With 22 years’ experience as a nurse, Ms Moyo-Hlahla knew that effective teamwork would be crucial if the project was to be successful.
’My time was ring-fenced – I knew that on my own I wouldn’t be able to achieve much,’ she says. ‘But once colleagues understood and saw the importance of the project, they embraced it. Once the team got behind it, we were really able to make a difference.’
Tips on establishing an effective team
Project lead Eugenia Moyo-Hlahla’s strategies for a successful winning team:
- Communicate a clear vision It took time to get everyone on board, but once they understood, they bought into it
- Make everyone feel valued Each team member brought their own skills to this effort
- Identify and solve issues Reducing paperwork helped the team
- Celebrate successes We had team lunches and brought people together to mark achievements, even when we reached smaller milestones
- Give regular feedback Monthly updates on how we were doing towards our targets helped keep everyone involved
Successful outreach partnerships in the community
The team was determined to reach the people who needed the testing and treatment and understood the scale of the challenge. People living with addiction, struggling with mental health issues and often leading disorganised lives are among the hardest to reach groups.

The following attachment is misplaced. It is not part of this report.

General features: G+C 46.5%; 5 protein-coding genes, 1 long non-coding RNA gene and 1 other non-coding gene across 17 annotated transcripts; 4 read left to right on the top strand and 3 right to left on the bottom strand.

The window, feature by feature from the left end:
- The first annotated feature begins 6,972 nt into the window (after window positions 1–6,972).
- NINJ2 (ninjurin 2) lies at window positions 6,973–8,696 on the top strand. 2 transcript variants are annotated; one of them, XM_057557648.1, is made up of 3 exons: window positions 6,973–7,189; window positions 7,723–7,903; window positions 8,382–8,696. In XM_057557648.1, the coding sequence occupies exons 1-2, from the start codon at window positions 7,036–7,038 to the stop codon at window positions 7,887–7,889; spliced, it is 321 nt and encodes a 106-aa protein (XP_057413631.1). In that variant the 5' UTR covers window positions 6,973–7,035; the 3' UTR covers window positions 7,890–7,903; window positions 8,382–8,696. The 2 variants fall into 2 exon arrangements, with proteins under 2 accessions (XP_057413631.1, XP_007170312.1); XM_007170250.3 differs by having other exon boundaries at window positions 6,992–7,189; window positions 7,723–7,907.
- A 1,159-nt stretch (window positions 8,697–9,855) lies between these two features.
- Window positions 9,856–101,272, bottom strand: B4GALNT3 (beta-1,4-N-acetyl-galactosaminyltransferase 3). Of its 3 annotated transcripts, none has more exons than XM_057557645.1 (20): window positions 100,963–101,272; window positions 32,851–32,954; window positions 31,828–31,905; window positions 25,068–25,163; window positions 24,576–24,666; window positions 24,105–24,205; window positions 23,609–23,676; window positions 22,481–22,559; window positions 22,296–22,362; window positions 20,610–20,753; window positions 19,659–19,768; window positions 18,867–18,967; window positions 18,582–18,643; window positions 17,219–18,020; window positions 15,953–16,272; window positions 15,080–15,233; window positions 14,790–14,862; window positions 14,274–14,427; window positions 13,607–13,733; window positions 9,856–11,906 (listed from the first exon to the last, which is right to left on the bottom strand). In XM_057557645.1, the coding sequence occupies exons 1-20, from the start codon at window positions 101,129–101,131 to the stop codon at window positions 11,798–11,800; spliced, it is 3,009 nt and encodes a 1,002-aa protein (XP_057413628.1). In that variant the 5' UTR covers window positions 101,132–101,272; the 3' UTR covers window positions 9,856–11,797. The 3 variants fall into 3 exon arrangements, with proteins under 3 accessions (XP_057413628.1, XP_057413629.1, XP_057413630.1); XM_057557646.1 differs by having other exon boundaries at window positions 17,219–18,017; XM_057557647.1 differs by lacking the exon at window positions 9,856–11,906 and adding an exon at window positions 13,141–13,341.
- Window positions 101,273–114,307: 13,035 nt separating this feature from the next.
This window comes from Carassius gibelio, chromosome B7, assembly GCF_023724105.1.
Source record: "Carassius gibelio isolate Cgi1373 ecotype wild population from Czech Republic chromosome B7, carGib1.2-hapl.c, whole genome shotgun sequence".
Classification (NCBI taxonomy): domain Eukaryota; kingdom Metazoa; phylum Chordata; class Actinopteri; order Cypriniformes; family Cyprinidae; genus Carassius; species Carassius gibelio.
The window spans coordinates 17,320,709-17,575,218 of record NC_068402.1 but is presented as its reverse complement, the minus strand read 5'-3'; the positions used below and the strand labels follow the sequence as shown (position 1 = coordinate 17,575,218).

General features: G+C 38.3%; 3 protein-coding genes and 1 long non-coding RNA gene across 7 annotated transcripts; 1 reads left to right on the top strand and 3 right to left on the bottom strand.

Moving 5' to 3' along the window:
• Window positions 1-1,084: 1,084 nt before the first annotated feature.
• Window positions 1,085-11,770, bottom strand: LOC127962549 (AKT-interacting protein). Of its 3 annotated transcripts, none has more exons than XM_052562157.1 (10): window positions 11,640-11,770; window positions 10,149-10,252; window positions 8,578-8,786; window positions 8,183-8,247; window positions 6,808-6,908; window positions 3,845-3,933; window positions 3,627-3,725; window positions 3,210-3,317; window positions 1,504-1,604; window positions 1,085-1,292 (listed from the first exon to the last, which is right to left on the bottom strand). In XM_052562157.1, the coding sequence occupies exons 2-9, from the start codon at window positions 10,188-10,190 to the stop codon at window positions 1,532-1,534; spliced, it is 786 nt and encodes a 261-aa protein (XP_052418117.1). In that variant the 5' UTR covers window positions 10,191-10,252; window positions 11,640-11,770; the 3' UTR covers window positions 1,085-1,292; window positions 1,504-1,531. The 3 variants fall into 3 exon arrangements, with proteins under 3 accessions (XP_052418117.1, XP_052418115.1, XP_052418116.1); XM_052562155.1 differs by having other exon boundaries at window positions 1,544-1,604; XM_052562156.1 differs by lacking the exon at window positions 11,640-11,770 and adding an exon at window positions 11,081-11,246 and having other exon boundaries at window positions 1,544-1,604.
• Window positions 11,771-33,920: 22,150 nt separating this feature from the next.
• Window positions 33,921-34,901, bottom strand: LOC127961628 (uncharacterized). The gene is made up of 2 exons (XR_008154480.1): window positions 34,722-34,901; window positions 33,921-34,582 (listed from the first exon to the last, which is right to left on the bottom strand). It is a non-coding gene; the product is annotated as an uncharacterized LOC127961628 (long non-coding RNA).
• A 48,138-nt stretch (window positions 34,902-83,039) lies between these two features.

‘We walked through parks with park rangers and approached people to offer testing and treatment. We made it clear that we weren’t condemning or judging – we were there to support and help’
Eugenia Moyo-Hlahla, addiction nurse practitioner
‘We knew that we needed outreach – we had to go to the patients,’ says Ms Moyo-Hlahla. Reaching patients in the community was made possible via effective collaboration with numerous partners, who she says carried out their roles with ‘great enthusiasm and dedication’.
‘For example, we walked through parks with park rangers and approached people to offer testing and treatment. We made it clear that we weren’t condemning or judging – we were there to support and help. Of course there were those who disengaged, but generally our message was well-received.’
Joining forces with partner agencies, including Hep C U Later, Gilead and the Hepatitis C Trust, enabled the team to offer a wider range of benefits: information awareness and testing day events increased uptake, while further support included mental and physical health assessments, access to doctors, nurses and hepatitis C specialists, recovery workers, employment specialists and peer mentors.
‘It became a joy. The times when we tested someone and they saw they did not have hepatitis C after the treatment were priceless. Others had been treated but never retested, so didn’t know what their status was and we were able to reassure them. That was what drove us on.’
Persistence pays off – ‘we didn’t give up on people’